Books I Read : January 2017

Following are the books that I read/listened to in January of 2017. The reviews here will be very biased since I picked up the books after hearing/reading a number of recommendations and was already interested in what they had to offer. Also because there are a million other reviews out there I am mostly going to focus on how each of the books ( funny how audio narration of a book is called an audiobook, how books have transcended the medium of paper ) made me “feel”. I will leave the unbiased analysis of the books to people who are better at it than I can ever hope to be.

The Graveyard Book — Neil Gaiman

This one I listened to on Audible. I have tried listening to a lot of audiobooks in the past and have realised that, for me at least, the ones that work best in the audio format are from the fiction/history/biography genre. This was my first fictional book in around 3–4 years. So much so that I cannot remember the last fictional story that I read. Recommended a number of times by Tim Ferris on his podcast I finally decided to bite the bullet and give it a go. The best way to describe the book is “soothing”. It may be due to the fact that I got into fiction again after so long. There is an inherent simplicity to the writing. Feels like one of those stories you heard when you were growing up and it fills you up with joy and wonder. The story is about a boy called Nobody ( Bod ) who grows up in a Graveyard. There are simple life lessons if you look hard enough or you can just sit back and enjoy the ride. The author makes the maxim “ There is beauty in simplicity” come to life. I think the best books are the ones that ellicit some strong emotion in you after you have read them. And saying goodbye to Bod in the end was like saying goodbye to a dear friend.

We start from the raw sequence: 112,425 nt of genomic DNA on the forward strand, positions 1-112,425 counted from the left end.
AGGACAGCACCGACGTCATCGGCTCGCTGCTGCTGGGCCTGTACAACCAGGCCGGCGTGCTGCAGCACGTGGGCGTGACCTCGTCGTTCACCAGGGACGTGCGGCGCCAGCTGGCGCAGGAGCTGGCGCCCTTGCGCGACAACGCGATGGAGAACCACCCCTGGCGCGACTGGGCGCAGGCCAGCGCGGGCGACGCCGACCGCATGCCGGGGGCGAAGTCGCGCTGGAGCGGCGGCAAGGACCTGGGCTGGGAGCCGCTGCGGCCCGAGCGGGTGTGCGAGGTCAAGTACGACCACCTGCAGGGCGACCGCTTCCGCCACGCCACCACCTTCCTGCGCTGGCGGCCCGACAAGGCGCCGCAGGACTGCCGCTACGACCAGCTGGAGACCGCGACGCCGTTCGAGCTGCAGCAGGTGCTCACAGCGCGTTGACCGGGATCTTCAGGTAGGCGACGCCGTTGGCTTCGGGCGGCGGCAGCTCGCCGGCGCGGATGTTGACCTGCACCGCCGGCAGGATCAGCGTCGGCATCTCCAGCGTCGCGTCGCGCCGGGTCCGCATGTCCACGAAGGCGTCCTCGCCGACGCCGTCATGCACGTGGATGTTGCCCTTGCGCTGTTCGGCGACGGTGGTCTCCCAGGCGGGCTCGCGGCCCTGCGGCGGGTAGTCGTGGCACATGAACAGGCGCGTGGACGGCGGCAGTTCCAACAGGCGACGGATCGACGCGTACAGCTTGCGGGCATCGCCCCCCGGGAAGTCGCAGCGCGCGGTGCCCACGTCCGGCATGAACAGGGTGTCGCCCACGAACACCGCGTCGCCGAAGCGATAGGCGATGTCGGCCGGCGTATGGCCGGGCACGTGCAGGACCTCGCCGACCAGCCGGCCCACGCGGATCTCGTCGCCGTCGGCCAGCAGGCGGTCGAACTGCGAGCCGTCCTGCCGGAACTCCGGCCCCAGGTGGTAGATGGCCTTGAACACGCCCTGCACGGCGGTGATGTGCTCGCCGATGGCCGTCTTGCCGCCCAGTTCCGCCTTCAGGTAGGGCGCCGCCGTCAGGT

A Man on the Moon: The Voyages of the Apollo Astronauts — Andrew Chaikin

This book takes you on a journey. A journey about what it took to journey to the moon. The sacrifices people made, the countless hours they put in, the lives that were lost to acheive one of the most remarkable milestones in all of human history. After listening to the book I realised how many unsung heroes there were. So many names that have been lost in the annals of space expoloration. You cheer for the astronauts. You feel their pain when they face a setback. This beautiful account inspired me, took me back to my childhood days when the answer to the question “What do you want to be when you grow up?” was “An astronaut”. It also gets into why space exploration was derailed after the Appolo missions. How getting to the moon was just “another thing” after a while. I distinctly remember listening to the book, nearing its end on one of my runs and lost in thought. As I was snapped back to the present I wondered if me not paying my full attention to the book is in a small way similar to how majority of the public lost interest in the amazing feat. Whether you have ever thought about space exploration or looked at the moon, this book will transport your mind to our nearest celestial neighbour because we are and always will be explorers.


Tools of Titans — Timothy Ferris